December 1st marks World AIDS Day – a time each year when we pause to reflect on the incredible progress made in the global battle against HIV/AIDS, and recommit to continue the fight until the epidemic is over. Though this disease is no longer the almost certain death sentence it once was, every new infection is one infection too many. For those with the means to access lifesaving medication, HIV/AIDS is a manageable chronic condition, but still one that can affect everyday life. For those who face financial, social, and geographical barriers to treatment, AIDS still claims lives around the world.
Fenway Health has created the following infographic to provide a snapshot of HIV/AIDS today. The numbers show that, while infection rates have certainly decreased since the epidemic’s height three decades ago, the LGBT community still bears a heavy burden. For example, although men who have sex with men (MSM) only make up 2% of the general United States population, they account for a staggering 63% of new HIV infections. For young black MSM, the numbers are even higher – they account for over half of all new HIV infections among young MSM.
Family acceptance plays a huge part in determining HIV risk for LGBT youth. Studies show that when young LGBT adults feel rejected by their families, they are more than three times as likely to be at high risk for HIV and other STDs than their peers. This is likely due to the health challenges and behaviors that often result from family rejection, such as injection drug use, condomless sex, homelessness, depression, and survival sex.
The more marginalized a group is, the higher their risk of HIV infection tends to be. Transgender women face extremely disproportionate rates of HIV infection, with 19% globally living with HIV. Of intimate partner violence survivors, many of whom experience isolation from their community and health resources, 26% reported that they are HIV positive.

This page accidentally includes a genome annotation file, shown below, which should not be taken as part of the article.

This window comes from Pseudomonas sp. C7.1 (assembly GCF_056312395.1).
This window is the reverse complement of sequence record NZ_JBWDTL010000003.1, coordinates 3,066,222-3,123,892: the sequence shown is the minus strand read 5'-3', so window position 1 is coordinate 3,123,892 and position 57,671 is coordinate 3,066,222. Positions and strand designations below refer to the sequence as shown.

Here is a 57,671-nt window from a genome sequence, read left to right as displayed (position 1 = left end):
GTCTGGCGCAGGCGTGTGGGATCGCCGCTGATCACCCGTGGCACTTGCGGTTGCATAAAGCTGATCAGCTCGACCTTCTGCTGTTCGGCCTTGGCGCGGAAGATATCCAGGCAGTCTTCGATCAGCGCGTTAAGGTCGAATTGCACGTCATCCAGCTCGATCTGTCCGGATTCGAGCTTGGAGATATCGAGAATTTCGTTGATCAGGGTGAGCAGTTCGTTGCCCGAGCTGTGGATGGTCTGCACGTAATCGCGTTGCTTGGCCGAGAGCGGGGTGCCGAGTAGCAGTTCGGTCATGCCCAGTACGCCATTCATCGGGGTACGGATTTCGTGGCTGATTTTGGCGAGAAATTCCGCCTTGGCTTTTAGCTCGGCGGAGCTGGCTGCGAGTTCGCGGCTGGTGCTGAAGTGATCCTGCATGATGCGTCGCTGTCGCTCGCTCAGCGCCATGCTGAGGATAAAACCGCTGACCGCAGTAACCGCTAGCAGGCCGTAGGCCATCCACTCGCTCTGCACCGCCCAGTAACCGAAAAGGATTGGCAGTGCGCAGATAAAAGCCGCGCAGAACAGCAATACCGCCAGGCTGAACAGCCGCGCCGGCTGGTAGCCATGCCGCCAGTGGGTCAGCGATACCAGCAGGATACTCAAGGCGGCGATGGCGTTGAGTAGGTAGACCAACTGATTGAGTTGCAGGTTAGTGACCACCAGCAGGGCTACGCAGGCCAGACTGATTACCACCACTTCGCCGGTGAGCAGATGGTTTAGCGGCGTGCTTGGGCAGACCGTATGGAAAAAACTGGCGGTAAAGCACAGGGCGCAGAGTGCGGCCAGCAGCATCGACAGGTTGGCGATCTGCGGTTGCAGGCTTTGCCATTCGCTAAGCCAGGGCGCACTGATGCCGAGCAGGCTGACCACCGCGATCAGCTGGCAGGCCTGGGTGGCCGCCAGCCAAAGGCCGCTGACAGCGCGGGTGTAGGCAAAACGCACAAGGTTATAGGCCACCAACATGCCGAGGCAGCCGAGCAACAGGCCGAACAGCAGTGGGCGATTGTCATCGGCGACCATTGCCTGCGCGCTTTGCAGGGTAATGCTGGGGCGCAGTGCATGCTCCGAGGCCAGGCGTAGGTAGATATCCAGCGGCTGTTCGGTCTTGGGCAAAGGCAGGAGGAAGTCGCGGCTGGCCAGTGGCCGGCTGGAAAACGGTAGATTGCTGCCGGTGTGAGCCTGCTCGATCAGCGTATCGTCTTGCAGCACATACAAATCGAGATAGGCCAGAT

There is clearly much to still be done to end new HIV infections once and for all. While scientists, researchers, and health advocates work to find a cure and improve prevention methods, each of us can also do our part. The first step? Breaking the silence around HIV/AIDS and starting conversations. Over half of all Americans never discuss HIV/AIDS with their intimate partners, but your health is too important to ignore. The next step is getting tested, early and often. Currently, 43% of Americans have never been tested for HIV, and one in eight people don’t know they are HIV-positive. And those living with HIV aren’t always accessing the care they need to stay healthy – only 36% receive appropriate medical treatment.
The Fenway Institute has created a learning module called Getting to Zero: Reducing HIV Incidence through Screening, Treatment, and Prevention that is a great starting point for learning about HIV/AIDS prevention and treatment. This module provides an overview of HIV incidence and prevalence in the United States, highlights groups most at risk for contracting HIV, describes the current state of HIV and STI screening, and explains biomedical and other interventions effective to curb the transmission of HIV. Providers will find HIV/AIDS guidance through effective screening and prevention methods, as well as communication strategies for talking to patients about their care.
With education and regular testing, we can lower HIV infection rates, improve the lives of those living with HIV, and break down the stigma globally and in our own backyards. How will you commit to ending the epidemic?
Want to receive email updates about what’s happening at Fenway Health? Sign up here.